Alhambra — October 10, 2019

On October 10 we Americans (Barb & I and Bill & Colleen) took a day off from almond harvesting and drove up to Granada to see Alhambra.  Barb and I had been there twice before — the first time in 2006 on a side trip from Brunborg’s First Annual International Almond Harvest, and the second in 2011 ,  when a large number of friends of the Brunborgs were helping with the harvest and celebrating the birthdays of Tove and Barb — but both times we had only seen the outer grounds, since we had not been able to get tickets for the inner palaces.

From Wikipedia:

The Alhambra  is a palace and fortress complex located in Granada, Andalusia, Spain. It was originally constructed as a small fortress in AD 889 on the remains of Roman fortifications, and then largely ignored until its ruins were renovated and rebuilt in the mid-13th century by the Nasrid emir Mohammed ben Al-Ahmar of the Emirate of Granada, who built its current palace and walls. It was converted into a royal palace in 1333 by Yusuf I, Sultan of Granada. After the conclusion of the Christian Reconquista in 1492, the site became the Royal Court of Ferdinand and Isabella (where Christopher Columbus received royal endorsement for his expedition), and the palaces were partially altered in the Renaissance style. In 1526 Charles I & V commissioned a new Renaissance palace better befitting the Holy Roman Emperor in the revolutionary Mannerist style influenced by humanist philosophy in direct juxtaposition with the Nasrid Andalusian architecture, but it was ultimately never completed due to Morisco rebellions in Granada.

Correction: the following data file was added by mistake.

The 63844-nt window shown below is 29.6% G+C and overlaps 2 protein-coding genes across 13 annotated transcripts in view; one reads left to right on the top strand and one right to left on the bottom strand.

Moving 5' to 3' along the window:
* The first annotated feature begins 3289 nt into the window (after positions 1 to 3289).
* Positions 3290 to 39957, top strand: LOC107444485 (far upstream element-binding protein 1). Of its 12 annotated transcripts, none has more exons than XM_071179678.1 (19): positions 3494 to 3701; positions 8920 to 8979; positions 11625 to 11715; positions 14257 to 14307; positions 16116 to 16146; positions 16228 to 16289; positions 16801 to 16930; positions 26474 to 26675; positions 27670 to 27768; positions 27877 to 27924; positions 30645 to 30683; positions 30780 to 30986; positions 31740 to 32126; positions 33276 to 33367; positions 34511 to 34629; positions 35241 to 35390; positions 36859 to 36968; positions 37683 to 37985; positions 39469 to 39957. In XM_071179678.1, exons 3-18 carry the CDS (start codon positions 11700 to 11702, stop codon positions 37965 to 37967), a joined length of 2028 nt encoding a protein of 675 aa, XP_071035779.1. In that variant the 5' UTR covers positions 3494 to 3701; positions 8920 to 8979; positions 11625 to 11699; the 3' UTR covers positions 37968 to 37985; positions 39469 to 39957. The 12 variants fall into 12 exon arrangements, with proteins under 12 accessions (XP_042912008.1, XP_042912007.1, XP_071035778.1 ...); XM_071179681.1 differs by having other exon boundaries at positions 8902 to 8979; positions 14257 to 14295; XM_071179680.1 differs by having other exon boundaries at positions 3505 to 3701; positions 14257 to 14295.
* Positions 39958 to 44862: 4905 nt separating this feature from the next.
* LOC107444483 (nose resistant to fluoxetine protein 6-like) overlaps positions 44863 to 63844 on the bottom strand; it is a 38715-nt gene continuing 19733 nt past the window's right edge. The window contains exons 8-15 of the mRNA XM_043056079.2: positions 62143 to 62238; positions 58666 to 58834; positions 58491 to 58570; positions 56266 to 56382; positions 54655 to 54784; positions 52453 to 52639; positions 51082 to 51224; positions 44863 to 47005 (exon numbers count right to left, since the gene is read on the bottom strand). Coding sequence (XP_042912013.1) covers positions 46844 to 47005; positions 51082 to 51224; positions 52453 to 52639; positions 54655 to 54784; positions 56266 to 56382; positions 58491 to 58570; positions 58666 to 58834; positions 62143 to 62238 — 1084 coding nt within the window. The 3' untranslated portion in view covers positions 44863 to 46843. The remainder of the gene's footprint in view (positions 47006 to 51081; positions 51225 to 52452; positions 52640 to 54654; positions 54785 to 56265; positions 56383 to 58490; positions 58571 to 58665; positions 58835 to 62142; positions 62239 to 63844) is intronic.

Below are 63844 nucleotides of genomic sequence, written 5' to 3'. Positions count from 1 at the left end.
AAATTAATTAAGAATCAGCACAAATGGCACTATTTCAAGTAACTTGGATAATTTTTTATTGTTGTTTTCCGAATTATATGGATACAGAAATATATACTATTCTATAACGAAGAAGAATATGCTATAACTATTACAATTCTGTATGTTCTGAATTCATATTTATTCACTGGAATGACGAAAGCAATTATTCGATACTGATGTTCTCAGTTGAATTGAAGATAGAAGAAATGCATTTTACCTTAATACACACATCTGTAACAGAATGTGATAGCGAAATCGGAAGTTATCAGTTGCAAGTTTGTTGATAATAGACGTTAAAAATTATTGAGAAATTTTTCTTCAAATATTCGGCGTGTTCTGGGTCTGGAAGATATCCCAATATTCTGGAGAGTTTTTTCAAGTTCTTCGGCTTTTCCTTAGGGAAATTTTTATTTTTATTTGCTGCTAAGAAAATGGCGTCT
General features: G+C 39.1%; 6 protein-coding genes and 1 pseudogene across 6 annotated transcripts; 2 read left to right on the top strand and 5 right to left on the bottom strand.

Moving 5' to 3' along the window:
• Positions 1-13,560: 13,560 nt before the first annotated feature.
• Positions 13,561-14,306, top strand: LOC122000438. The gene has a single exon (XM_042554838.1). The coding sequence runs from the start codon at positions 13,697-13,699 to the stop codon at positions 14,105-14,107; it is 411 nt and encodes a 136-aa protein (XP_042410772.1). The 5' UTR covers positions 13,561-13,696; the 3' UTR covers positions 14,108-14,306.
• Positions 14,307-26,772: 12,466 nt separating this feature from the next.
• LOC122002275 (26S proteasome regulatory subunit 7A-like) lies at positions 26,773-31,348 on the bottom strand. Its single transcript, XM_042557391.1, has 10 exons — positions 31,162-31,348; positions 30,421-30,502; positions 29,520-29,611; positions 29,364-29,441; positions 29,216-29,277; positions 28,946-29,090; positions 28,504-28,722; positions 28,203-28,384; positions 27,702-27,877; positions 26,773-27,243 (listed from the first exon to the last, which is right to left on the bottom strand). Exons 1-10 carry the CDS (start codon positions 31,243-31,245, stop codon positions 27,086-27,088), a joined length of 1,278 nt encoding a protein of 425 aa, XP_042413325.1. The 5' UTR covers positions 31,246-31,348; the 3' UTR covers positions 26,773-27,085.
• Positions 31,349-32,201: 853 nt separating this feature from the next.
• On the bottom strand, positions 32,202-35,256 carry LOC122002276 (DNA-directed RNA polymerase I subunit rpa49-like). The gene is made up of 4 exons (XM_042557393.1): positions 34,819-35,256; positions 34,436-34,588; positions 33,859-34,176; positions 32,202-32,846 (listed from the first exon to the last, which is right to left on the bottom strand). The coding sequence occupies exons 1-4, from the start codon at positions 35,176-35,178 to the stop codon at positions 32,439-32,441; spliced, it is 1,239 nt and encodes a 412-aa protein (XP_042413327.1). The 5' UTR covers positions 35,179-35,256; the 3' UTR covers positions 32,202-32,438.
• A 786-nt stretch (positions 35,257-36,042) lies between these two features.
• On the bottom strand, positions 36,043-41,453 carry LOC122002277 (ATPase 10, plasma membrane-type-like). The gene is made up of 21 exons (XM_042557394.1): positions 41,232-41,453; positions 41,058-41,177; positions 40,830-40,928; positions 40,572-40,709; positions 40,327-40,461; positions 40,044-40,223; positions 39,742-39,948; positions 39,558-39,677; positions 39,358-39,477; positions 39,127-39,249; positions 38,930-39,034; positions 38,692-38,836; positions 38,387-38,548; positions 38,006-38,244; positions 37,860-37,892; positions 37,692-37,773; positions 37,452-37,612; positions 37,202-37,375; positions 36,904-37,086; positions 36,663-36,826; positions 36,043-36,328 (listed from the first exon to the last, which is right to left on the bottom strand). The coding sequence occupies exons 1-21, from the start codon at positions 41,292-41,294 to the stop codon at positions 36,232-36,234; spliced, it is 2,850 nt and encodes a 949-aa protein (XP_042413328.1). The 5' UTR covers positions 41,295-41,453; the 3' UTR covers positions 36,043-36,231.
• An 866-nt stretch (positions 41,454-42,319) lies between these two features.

Alhambra’s last flowering of Islamic palaces was built for the last Muslim emirs in Spain during the decline of the Nasrid dynasty, who were increasingly subject to the Christian Kings of Castile. After being allowed to fall into disrepair for centuries, the buildings occupied by squatters, Alhambra was rediscovered following the defeat of Napoleon, who had conducted retaliatory destruction of the site. The rediscoverers were first British intellectuals and then other north European Romantic travelers. It is now one of Spain’s major tourist attractions, exhibiting the country’s most significant and well-known Islamic architecture, together with 16th-century and later Christian building and garden interventions. The Alhambra is a UNESCO World Heritage Site and the inspiration for many songs and stories.